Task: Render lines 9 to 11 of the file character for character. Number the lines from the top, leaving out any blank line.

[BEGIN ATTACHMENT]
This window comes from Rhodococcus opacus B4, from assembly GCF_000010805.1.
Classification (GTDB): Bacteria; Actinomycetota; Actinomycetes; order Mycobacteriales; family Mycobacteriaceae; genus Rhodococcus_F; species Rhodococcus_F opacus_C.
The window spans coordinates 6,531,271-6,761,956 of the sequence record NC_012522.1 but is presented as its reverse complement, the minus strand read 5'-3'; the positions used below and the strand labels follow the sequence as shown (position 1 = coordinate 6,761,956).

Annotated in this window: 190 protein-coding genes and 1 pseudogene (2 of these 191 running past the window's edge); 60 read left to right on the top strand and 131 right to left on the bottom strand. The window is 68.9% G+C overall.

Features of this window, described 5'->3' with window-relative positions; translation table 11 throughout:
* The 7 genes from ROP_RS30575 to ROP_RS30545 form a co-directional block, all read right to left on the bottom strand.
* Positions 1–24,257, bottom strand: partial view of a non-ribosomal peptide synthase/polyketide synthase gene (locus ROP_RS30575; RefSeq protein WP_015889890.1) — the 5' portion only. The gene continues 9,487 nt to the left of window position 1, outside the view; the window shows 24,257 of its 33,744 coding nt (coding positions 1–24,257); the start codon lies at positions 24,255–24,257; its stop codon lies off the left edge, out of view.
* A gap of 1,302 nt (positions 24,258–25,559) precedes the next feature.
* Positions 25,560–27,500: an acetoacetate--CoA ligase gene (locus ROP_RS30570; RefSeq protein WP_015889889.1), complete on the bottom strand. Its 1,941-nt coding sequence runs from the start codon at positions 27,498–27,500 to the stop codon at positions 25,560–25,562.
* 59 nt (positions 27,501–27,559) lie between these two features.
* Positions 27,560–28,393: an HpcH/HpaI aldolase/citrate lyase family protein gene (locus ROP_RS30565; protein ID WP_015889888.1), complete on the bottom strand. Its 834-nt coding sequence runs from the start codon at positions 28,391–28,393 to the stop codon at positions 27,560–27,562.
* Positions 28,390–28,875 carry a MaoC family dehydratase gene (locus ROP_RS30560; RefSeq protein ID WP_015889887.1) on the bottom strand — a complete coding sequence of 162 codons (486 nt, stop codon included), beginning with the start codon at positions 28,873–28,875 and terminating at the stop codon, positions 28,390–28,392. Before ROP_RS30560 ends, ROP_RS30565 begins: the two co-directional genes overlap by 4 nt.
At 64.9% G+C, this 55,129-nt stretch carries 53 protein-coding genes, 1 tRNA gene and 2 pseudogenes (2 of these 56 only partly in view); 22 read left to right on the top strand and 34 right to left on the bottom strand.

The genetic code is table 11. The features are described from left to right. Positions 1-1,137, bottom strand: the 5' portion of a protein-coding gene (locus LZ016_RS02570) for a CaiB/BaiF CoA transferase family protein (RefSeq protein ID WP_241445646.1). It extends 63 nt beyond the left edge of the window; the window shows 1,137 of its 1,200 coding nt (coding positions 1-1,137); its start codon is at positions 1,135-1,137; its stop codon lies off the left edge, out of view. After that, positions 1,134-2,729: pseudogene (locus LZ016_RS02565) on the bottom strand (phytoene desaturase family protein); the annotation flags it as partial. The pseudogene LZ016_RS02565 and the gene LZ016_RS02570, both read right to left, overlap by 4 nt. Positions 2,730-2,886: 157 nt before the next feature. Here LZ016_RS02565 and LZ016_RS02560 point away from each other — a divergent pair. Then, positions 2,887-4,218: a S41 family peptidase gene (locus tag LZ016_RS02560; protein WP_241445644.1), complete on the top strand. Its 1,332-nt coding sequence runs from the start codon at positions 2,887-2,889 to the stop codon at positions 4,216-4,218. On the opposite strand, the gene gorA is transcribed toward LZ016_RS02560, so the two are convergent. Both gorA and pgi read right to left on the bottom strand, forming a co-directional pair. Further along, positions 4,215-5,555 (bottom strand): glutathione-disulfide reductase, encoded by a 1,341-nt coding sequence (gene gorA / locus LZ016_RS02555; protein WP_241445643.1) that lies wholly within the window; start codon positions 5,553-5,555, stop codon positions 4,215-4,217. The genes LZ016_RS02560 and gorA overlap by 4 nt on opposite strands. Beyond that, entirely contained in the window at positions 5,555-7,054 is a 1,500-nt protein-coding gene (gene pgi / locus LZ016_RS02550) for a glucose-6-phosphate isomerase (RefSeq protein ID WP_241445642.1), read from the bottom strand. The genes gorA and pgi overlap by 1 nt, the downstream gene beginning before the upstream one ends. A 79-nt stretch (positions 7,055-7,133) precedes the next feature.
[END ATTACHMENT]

* Positions 25,560–27,500: an acetoacetate--CoA ligase gene (locus ROP_RS30570; RefSeq protein WP_015889889.1), complete on the bottom strand. Its 1,941-nt coding sequence runs from the start codon at positions 27,498–27,500 to the stop codon at positions 25,560–25,562.
* 59 nt (positions 27,501–27,559) lie between these two features.
* Positions 27,560–28,393: an HpcH/HpaI aldolase/citrate lyase family protein gene (locus ROP_RS30565; protein ID WP_015889888.1), complete on the bottom strand. Its 834-nt coding sequence runs from the start codon at positions 28,391–28,393 to the stop codon at positions 27,560–27,562.